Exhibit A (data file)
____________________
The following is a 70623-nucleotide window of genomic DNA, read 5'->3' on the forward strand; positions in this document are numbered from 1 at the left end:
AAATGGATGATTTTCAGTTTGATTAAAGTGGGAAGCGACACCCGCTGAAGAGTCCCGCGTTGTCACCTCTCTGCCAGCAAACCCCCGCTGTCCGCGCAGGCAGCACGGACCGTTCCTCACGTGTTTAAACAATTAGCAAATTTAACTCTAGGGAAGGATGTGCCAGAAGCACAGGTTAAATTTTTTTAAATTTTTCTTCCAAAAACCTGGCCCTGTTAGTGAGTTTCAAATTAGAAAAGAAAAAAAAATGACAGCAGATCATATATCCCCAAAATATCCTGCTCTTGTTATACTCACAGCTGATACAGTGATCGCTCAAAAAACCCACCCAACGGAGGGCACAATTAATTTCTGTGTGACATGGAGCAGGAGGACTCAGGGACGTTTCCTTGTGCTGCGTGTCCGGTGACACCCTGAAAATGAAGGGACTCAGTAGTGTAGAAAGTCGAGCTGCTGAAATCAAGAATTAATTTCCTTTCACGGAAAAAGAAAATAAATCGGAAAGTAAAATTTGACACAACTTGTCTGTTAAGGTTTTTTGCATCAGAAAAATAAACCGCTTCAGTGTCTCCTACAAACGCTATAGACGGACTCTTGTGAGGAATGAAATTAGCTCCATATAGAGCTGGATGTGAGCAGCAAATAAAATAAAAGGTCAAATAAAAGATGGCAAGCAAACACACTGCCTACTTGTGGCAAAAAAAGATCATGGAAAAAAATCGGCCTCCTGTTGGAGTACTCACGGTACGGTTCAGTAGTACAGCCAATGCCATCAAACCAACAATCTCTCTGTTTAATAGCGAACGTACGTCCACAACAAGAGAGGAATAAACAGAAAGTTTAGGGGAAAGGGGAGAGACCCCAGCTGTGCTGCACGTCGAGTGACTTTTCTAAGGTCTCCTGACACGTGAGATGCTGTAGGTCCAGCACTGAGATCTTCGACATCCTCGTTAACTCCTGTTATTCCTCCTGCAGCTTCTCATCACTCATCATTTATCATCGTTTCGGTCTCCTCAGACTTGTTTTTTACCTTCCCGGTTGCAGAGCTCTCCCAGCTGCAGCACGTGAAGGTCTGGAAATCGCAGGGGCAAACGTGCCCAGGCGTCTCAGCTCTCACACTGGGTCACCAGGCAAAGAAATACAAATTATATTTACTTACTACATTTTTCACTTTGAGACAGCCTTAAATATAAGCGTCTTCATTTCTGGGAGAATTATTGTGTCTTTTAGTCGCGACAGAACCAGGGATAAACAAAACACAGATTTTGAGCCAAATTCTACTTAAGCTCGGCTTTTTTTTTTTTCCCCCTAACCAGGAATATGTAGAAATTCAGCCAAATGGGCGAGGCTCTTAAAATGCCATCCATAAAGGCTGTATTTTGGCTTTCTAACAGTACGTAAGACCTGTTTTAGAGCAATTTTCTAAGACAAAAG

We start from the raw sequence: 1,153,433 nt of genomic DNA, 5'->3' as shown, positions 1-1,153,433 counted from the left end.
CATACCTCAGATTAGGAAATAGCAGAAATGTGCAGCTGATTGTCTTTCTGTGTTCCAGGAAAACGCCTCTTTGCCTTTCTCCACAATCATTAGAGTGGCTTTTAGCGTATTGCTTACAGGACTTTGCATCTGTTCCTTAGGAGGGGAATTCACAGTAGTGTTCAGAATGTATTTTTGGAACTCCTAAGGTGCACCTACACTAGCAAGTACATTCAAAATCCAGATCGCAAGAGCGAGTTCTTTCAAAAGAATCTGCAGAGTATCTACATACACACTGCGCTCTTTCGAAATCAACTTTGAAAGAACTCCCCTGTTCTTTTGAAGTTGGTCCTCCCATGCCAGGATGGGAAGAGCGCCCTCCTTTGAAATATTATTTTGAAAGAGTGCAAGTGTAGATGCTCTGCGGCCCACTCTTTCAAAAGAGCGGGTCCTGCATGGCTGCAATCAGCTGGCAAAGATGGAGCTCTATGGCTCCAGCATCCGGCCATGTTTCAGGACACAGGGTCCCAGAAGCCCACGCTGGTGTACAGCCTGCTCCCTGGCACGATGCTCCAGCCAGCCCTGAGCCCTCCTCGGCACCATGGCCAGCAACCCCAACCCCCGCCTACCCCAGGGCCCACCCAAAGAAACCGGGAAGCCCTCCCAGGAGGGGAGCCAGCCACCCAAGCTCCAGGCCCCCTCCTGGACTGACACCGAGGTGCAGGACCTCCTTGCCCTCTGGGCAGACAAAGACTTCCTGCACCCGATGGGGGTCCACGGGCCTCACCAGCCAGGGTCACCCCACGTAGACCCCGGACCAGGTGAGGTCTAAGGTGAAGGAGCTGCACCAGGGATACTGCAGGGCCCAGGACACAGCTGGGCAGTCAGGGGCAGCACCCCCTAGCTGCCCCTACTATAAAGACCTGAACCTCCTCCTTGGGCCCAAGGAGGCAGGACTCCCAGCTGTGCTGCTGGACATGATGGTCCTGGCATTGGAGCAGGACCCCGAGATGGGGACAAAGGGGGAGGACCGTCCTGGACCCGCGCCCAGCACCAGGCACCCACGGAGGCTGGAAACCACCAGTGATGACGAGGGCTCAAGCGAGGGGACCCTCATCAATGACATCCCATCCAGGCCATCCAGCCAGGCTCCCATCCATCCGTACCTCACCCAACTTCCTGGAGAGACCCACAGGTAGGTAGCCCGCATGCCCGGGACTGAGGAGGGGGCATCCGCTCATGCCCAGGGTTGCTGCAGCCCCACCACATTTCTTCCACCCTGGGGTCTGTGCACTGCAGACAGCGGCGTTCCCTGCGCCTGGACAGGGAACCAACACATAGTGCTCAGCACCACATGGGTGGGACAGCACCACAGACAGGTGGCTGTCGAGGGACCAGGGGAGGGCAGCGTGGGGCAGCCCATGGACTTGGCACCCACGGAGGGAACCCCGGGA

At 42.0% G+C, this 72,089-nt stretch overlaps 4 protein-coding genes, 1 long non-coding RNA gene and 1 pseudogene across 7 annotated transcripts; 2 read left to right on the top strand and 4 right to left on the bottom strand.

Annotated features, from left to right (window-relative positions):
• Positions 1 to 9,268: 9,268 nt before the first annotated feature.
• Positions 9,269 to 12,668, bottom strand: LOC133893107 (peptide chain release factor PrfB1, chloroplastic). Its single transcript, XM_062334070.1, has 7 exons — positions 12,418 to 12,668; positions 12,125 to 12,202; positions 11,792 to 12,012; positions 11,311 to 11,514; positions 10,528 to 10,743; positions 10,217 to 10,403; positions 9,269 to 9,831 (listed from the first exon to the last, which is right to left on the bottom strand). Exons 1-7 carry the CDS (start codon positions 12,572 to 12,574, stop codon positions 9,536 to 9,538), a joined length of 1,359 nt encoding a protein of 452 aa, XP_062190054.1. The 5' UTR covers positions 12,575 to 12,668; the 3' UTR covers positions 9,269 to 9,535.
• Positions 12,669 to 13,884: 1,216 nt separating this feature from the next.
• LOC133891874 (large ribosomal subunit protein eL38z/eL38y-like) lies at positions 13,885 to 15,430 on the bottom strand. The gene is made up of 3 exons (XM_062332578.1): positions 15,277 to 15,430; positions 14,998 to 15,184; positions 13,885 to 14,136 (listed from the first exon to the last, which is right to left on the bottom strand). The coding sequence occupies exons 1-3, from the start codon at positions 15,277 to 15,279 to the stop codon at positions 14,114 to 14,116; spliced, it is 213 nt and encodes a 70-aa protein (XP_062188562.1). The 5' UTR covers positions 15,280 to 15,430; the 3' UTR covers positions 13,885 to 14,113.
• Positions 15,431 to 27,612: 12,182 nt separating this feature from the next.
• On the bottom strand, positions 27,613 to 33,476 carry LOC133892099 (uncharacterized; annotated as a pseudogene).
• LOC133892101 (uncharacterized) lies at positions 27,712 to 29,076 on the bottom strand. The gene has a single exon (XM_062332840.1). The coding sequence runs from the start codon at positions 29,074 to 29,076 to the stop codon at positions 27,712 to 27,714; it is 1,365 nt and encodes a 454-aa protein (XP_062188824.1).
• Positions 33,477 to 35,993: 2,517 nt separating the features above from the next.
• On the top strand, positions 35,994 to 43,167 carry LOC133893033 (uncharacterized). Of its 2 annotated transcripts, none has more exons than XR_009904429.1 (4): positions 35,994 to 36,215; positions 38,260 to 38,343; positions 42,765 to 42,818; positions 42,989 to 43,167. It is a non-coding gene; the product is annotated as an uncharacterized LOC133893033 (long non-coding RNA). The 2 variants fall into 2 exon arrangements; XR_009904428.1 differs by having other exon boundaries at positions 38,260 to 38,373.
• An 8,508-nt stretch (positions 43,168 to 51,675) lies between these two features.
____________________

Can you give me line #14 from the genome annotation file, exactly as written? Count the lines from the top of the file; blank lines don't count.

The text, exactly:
• Positions 33,477 to 35,993: 2,517 nt separating the features above from the next.